A common question from the Hawaii-bound is when is the best time to visit Kauai or Maui or any of the other islands. The answer is always, “it depends” as each visitor’s situation is a little different but I can point out some things to take into consideration to help make that decision.
Kauai Annual Weather Patterns
Usually the first thing to look at when considering when to visit a vacation destination is what the weather will be like. This chart shows the range of average minimum to average maximum for each month in Kapaa. You can see that the temperatures are in the 70’s and 80’s and don’t vary drastically. If you are staying up north in rainy Princeville, the average lows are a few degrees cooler than shown here. If staying down in dryer Waimea, the highs are a few degrees warmer and the the lows are a few degrees cooler but the temperatures don’t vary wildly across the island.
You may have heard that it rains on Kauai and that would be true. Rain is the source of the garden isle’s lush green foilage. So when is the rain at its worst? Below is the precipitation data (in inches) for Lihue, Waimea, and Princeville. From this data, November and December are pretty wet months. And there is a Kauai travel tip in there, if its raining while you are in Kauai, you should head to the drier Waimea. Go here for other Kauai rainy day tips.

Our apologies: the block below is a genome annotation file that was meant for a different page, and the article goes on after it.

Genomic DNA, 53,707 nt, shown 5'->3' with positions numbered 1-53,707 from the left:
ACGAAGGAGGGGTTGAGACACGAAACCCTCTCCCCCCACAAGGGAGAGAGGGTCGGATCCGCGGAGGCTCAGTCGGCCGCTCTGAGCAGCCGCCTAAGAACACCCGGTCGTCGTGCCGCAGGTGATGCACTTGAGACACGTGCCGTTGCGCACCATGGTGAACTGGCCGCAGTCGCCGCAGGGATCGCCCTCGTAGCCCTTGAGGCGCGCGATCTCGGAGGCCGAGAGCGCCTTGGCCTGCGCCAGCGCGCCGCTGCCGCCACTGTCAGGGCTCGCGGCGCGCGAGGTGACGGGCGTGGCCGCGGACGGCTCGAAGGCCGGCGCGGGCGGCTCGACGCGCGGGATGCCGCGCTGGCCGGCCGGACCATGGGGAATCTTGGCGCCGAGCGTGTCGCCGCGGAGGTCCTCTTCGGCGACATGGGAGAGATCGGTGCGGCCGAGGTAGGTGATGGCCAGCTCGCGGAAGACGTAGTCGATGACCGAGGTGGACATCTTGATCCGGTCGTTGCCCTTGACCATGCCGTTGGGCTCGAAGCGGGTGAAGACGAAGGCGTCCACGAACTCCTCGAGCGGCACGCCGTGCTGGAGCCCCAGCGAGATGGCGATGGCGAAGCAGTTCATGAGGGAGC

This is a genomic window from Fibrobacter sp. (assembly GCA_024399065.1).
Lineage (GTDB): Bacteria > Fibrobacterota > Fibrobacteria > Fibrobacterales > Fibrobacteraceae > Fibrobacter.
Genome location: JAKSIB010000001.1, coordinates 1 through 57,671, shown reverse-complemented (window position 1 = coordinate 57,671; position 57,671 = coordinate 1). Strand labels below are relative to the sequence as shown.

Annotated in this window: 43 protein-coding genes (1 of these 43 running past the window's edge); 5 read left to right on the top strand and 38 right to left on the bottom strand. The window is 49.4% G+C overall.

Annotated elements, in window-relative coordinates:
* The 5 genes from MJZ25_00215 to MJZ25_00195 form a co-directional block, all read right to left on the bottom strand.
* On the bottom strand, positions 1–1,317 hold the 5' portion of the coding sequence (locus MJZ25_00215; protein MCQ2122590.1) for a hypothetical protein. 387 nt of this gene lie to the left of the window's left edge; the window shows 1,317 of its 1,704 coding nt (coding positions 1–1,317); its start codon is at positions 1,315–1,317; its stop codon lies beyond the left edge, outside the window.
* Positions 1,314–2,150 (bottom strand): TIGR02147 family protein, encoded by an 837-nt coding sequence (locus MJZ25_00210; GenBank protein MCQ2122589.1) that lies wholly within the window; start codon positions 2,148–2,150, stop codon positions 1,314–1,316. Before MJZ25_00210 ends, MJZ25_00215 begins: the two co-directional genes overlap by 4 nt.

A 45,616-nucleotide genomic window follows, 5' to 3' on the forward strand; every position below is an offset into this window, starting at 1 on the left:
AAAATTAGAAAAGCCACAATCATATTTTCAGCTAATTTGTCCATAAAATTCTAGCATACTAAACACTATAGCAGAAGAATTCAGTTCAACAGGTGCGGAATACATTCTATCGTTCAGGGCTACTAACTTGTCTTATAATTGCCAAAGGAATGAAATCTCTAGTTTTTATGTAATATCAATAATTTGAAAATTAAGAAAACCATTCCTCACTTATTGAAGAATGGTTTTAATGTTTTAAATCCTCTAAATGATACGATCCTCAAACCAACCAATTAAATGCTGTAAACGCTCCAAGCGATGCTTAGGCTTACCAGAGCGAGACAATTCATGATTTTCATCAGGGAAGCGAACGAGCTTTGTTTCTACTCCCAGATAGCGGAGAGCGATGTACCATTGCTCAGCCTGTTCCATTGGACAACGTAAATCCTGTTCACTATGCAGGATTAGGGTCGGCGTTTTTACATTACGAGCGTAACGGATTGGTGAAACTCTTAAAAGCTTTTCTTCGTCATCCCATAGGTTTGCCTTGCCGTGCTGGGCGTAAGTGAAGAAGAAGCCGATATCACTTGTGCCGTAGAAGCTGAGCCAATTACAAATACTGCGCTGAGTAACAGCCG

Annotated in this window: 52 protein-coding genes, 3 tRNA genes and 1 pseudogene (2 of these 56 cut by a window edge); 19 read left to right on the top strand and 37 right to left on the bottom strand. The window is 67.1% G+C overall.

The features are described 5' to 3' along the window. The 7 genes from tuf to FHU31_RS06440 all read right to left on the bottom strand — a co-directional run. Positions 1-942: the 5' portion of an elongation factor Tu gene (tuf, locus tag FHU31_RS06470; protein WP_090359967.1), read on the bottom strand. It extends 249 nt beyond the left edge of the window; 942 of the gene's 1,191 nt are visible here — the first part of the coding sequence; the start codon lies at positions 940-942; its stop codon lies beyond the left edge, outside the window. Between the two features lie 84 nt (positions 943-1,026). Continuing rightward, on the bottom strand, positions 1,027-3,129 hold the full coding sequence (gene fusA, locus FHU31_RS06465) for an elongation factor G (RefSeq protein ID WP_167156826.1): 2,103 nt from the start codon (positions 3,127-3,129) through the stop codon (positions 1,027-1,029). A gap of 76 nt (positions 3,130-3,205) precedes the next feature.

source of precipitation information www.usclimatedata.com
For more information on general Kauai weather patterns go to my Kauai weather page.
Another big consideration is how busy will Kauai be while you are there. Here is a graph of the number of monthly visitors to Kauai during 2016.
source of data: http://www.hawaiitourismauthority.org
Not surprising, there are a lot of visitors to Kauai during the summer vacation months of June, July, and August. That is a peak time for visitors. The December column is a little misleading in that probably the busiest week of the year is between Christmas and New Years day so the data is skewed during the month of December with many more visitors during the last two weeks than the first two weeks. If you would like to visit December during the first two weeks, that wouldn’t be a busy time.